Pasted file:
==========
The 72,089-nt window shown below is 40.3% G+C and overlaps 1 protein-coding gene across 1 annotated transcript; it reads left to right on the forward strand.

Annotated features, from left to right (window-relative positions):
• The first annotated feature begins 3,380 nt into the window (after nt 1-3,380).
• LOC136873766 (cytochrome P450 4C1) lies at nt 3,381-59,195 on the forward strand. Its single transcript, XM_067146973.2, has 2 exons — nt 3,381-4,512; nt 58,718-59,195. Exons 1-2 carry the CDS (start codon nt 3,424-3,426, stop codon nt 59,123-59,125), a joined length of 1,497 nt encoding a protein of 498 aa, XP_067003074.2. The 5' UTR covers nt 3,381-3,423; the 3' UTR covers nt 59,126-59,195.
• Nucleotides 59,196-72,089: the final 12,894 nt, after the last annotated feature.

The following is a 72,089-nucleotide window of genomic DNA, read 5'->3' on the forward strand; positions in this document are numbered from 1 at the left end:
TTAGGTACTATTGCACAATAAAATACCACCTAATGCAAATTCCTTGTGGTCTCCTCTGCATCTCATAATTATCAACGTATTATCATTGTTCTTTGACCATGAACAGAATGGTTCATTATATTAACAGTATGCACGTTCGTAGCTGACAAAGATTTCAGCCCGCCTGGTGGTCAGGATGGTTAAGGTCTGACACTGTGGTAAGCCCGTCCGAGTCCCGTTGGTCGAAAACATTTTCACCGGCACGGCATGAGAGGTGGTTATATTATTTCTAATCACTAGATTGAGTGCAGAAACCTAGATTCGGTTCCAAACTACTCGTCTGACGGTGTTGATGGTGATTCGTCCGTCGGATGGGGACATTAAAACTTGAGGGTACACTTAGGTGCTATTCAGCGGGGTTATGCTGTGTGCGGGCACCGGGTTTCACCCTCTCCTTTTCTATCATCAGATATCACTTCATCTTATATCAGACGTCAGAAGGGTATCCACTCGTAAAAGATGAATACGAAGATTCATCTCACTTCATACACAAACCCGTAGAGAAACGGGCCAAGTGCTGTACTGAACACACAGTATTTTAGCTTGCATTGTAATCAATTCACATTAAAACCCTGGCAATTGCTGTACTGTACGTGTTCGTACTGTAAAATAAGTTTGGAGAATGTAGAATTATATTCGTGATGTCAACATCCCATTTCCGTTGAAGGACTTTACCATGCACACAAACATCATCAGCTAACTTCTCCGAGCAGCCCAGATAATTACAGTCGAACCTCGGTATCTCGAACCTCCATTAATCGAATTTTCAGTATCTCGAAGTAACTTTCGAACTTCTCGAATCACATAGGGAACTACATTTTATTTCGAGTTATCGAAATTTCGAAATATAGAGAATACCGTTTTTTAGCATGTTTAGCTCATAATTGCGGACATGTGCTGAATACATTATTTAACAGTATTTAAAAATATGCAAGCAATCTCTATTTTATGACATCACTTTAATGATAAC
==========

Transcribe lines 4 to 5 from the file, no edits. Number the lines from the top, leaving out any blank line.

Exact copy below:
• LOC136873766 (cytochrome P450 4C1) lies at nt 3,381-59,195 on the forward strand. Its single transcript, XM_067146973.2, has 2 exons — nt 3,381-4,512; nt 58,718-59,195. Exons 1-2 carry the CDS (start codon nt 3,424-3,426, stop codon nt 59,123-59,125), a joined length of 1,497 nt encoding a protein of 498 aa, XP_067003074.2. The 5' UTR covers nt 3,381-3,423; the 3' UTR covers nt 59,126-59,195.
• Nucleotides 59,196-72,089: the final 12,894 nt, after the last annotated feature.